3:30 Finish

Admission: The Family History Day is free to attend and there's no need to book. Just turn up.

Venue:
DCL&A, 138–144 Pearse Street, Dublin 2.

For more information: email or telephone 01 674 4800

Wednesday, 25 March 2015

AncestryIreland adds BMDs for Antrim and Down

The Ulster Historical Foundation (ULF) has added more than 27,000 Church of Ireland records for Counties Antrim and Down to its AncestryIreland database. You can see the details in the table below.

These new baptism, marriage and burial records are from 24 parishes and were transcribed by the ULF's Emeritus Research Director, Dr Brian Trainor. The burial registers contain a wealth of information of use to both the family and local historian and are full of interesting entries. The ULF has provided a useful overview, and the following details:

In Ardkeen's register there was noted the burial entry of Henry Cleland, aged around four months old, in 1823 with a note by the minister that he was “found dead in a field with a letter mentioning his name. Perished from cold and hunger; Coroner's inquest wilful murder.”

Occupations were sometimes recorded, especially if the deceased was in the military or the clergy. Ballyculter burial register occasionally contained the occupation of the deceased, particularly if they were servants. For example, the following men were recorded as :Daniel Kain “Lord Bangor’s man”, William Wilson “gardener to Mr Price” and Roger Wade “steward to Mr Hoey”. This may be the only record of their employment which now exists.

Carrickfergus register contained an entry of the burial in May 1776 of Mr McCracken, “the buckle beggar”. A buckle beggar was someone who performed marriage ceremonies “in a clandestine and irregular manner”.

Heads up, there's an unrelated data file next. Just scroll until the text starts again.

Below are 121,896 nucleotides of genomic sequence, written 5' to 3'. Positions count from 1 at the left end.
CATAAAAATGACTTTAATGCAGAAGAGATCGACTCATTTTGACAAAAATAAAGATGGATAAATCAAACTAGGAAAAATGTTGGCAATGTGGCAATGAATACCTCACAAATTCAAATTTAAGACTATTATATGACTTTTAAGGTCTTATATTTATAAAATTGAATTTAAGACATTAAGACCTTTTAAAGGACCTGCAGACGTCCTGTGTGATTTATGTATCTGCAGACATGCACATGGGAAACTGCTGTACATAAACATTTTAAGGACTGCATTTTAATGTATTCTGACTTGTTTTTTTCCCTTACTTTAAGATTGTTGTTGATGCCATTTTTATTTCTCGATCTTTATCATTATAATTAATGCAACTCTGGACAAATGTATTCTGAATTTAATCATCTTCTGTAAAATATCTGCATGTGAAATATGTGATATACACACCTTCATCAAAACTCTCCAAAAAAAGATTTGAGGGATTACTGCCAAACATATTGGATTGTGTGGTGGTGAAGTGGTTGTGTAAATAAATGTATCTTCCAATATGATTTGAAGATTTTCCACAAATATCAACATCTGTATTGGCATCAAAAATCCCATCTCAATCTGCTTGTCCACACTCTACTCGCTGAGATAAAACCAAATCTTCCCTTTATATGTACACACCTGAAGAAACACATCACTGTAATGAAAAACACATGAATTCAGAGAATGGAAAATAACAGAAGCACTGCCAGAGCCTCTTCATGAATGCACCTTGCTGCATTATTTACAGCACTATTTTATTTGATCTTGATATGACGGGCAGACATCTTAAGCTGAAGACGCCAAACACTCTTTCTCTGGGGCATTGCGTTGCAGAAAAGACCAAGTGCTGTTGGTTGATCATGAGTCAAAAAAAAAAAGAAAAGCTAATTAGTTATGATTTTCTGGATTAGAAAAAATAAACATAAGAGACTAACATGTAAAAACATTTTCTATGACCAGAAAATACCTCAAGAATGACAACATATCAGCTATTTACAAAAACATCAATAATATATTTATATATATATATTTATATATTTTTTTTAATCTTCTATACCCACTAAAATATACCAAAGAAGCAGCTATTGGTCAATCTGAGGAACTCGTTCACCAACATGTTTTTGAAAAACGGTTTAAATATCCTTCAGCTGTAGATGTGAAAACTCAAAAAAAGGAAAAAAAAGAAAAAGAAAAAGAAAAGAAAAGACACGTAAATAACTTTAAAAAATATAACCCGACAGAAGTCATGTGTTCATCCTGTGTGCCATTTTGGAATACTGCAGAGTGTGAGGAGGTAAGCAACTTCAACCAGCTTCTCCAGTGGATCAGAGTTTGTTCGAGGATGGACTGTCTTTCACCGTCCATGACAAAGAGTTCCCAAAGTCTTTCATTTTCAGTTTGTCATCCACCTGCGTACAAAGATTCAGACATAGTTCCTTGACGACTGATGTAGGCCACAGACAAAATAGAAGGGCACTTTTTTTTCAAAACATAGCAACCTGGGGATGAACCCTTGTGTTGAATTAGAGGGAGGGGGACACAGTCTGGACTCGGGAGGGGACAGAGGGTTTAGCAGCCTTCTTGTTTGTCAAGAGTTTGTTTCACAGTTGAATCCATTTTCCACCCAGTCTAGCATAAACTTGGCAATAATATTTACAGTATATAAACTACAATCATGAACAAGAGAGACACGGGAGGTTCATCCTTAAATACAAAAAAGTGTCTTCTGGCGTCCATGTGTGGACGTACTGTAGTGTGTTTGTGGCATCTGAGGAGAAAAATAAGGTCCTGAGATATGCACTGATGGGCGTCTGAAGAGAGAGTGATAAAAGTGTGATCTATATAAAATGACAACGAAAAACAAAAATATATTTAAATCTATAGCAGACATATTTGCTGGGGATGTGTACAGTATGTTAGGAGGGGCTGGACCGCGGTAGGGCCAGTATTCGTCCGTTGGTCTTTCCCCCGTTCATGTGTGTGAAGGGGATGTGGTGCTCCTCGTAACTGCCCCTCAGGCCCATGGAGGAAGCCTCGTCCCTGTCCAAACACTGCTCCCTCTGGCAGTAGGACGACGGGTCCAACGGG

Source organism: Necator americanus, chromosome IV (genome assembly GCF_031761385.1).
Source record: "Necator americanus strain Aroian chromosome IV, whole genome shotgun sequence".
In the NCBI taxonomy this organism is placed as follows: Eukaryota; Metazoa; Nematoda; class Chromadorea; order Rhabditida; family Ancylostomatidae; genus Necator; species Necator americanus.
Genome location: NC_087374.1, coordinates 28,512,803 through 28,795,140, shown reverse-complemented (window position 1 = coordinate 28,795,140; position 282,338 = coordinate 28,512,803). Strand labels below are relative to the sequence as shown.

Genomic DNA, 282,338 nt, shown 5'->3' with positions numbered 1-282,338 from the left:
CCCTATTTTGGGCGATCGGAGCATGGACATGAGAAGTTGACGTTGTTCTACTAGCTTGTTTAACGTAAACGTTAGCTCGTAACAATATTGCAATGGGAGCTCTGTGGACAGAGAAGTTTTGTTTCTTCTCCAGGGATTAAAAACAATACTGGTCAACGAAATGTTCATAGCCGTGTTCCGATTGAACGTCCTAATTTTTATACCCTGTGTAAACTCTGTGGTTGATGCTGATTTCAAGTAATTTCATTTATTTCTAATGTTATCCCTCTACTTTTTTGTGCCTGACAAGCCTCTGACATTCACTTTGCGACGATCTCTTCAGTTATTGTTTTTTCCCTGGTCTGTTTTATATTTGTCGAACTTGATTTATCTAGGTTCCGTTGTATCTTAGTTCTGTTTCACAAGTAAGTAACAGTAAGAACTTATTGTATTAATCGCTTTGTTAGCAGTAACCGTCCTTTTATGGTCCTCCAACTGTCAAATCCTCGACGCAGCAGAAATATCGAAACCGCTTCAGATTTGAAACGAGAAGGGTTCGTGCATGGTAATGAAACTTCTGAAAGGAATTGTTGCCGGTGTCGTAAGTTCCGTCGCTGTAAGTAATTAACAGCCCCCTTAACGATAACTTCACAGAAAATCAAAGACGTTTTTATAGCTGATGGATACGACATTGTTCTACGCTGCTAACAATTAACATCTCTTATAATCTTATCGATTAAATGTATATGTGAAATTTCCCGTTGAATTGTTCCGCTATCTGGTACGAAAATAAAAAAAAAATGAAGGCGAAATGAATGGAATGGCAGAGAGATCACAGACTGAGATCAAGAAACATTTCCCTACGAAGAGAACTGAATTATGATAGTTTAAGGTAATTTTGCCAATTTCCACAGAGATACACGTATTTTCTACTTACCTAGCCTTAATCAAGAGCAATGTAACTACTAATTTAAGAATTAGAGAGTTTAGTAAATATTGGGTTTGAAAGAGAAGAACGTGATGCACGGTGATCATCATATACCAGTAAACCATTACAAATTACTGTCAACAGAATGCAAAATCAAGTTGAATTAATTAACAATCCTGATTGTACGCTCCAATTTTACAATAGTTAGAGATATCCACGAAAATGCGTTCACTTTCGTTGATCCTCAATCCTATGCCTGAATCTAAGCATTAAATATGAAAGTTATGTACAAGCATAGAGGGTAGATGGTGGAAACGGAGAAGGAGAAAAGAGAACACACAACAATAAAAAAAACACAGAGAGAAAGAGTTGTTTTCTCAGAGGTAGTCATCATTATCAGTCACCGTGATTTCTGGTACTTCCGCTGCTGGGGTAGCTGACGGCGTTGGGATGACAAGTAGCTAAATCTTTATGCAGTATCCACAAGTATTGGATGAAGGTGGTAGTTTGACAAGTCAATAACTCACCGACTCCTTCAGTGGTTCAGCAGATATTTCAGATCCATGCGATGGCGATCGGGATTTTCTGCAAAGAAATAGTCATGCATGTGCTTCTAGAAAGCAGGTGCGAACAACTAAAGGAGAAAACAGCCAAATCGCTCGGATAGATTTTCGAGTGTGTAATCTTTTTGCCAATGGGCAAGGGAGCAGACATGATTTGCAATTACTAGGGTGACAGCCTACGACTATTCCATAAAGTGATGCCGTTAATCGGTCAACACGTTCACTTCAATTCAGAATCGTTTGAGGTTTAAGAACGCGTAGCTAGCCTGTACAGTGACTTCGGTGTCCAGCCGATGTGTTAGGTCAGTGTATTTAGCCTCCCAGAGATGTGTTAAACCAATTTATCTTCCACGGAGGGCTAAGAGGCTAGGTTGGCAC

The history of a local area can also be seen through the Church records. For example one can see in the Blaris (Lisburn) register the arrival of the Duke of Schomberg’s army in September 1689 by the increase of the deceased who were serving in that army. These were not only soldiers, for example in December 1689 John Redbird “master baker to [the] Duke of Schomberg” died and in January 1690 Thomas Mansfield, “one of King William’s bakers” was buried.

The burial records of sailors, fishermen and those who had drowned are found in coastal areas. In Ballyhalbert in January 1864, for example, three men who had been shipwrecked were buried, including John Morrison from Douglas on the Isle of Man. This register also records the burials of two men from the HM Cruiser Bayano which was torpedoed by a German submarine in 1915. Also Donaghadee’s burial register contains an entry for James Conlin, a tide-waiter (customs officer) who was “killed by a fall on the quay” in October 1783.

In the majority of entries the cause of death was not recorded, but unusual incidents were often noted by the minister. For example in Ballyphilip, the death of Patrick Kelly, aged 15 years from Portaferry, in June 1876 is recorded as being from "a fall from a velocipede” (an early bicycle). Carrickfergus CI’s register details the burials of four men in October 1752 who were “killed with the bursting of a cannon” while Magheralin’s records contain an entry for Edward Lunn, an innkeeper who was buried in July 1817; he “died suddenly at Maze races”.

Many of the burial records also contain the name of the father, husband or next of kin of the deceased, providing additional information on each family. Some also record ages at death and, occasionally, occupations.